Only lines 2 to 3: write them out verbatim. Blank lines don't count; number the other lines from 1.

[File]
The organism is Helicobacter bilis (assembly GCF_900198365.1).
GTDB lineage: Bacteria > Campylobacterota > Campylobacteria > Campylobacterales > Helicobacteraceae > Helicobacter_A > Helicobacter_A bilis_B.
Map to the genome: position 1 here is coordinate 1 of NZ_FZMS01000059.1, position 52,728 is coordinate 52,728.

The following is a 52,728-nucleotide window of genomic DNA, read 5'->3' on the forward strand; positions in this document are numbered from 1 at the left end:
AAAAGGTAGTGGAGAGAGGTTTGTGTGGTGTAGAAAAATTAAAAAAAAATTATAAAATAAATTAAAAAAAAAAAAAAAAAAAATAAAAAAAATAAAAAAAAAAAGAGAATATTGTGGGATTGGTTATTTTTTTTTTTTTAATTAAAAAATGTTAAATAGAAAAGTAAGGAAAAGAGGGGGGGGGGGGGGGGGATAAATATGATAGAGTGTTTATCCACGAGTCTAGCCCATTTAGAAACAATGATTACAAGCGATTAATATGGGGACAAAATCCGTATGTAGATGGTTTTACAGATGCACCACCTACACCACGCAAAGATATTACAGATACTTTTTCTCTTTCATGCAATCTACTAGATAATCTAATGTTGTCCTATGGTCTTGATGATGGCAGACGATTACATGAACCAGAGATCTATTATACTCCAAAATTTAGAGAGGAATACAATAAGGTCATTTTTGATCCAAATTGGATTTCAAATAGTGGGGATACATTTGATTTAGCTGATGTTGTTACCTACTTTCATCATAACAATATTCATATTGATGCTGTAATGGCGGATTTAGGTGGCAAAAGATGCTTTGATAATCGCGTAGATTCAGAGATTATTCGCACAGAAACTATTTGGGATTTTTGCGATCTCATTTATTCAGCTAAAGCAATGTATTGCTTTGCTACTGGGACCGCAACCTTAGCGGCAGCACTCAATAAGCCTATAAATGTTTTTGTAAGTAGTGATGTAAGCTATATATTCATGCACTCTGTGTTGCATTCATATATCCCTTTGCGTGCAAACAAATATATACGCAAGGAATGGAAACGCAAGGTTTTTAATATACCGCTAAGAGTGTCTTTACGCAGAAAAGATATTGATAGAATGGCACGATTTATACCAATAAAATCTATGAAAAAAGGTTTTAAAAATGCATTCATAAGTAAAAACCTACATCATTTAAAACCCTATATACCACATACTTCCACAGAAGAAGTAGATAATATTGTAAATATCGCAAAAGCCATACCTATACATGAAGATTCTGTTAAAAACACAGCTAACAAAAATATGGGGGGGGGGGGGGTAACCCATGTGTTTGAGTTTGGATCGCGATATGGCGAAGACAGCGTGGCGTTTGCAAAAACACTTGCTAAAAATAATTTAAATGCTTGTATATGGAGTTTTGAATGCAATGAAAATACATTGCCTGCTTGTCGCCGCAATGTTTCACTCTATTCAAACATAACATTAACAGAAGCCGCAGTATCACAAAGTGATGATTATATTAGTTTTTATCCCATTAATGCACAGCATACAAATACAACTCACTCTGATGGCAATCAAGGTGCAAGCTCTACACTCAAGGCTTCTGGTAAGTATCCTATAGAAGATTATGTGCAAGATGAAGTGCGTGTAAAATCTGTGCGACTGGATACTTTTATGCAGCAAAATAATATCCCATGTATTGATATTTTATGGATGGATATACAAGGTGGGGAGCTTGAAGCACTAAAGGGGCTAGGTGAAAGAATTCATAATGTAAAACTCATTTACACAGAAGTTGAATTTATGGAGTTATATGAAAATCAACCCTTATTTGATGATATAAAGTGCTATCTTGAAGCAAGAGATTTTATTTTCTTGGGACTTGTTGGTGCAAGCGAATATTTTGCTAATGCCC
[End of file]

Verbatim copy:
GTDB lineage: Bacteria > Campylobacterota > Campylobacteria > Campylobacterales > Helicobacteraceae > Helicobacter_A > Helicobacter_A bilis_B.
Map to the genome: position 1 here is coordinate 1 of NZ_FZMS01000059.1, position 52,728 is coordinate 52,728.